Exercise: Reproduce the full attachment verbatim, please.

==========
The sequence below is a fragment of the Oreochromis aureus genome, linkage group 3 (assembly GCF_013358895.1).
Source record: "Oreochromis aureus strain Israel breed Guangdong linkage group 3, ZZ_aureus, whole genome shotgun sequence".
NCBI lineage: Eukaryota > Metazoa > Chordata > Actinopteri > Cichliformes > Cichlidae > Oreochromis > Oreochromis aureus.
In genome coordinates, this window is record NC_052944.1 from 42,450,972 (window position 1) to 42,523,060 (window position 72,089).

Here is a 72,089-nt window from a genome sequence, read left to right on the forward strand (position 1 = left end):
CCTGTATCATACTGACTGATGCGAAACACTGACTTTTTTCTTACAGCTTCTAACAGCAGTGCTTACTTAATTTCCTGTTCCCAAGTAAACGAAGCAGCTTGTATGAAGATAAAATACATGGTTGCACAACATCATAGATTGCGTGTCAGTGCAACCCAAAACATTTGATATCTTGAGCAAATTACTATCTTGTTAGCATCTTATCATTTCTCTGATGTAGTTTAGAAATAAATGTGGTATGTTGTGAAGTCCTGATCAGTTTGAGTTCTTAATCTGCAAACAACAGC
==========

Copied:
The sequence below is a fragment of the Oreochromis aureus genome, linkage group 3 (assembly GCF_013358895.1).
Source record: "Oreochromis aureus strain Israel breed Guangdong linkage group 3, ZZ_aureus, whole genome shotgun sequence".
NCBI lineage: Eukaryota > Metazoa > Chordata > Actinopteri > Cichliformes > Cichlidae > Oreochromis > Oreochromis aureus.
In genome coordinates, this window is record NC_052944.1 from 42,450,972 (window position 1) to 42,523,060 (window position 72,089).

Here is a 72,089-nt window from a genome sequence, read left to right on the forward strand (position 1 = left end):
CCTGTATCATACTGACTGATGCGAAACACTGACTTTTTTCTTACAGCTTCTAACAGCAGTGCTTACTTAATTTCCTGTTCCCAAGTAAACGAAGCAGCTTGTATGAAGATAAAATACATGGTTGCACAACATCATAGATTGCGTGTCAGTGCAACCCAAAACATTTGATATCTTGAGCAAATTACTATCTTGTTAGCATCTTATCATTTCTCTGATGTAGTTTAGAAATAAATGTGGTATGTTGTGAAGTCCTGATCAGTTTGAGTTCTTAATCTGCAAACAACAGC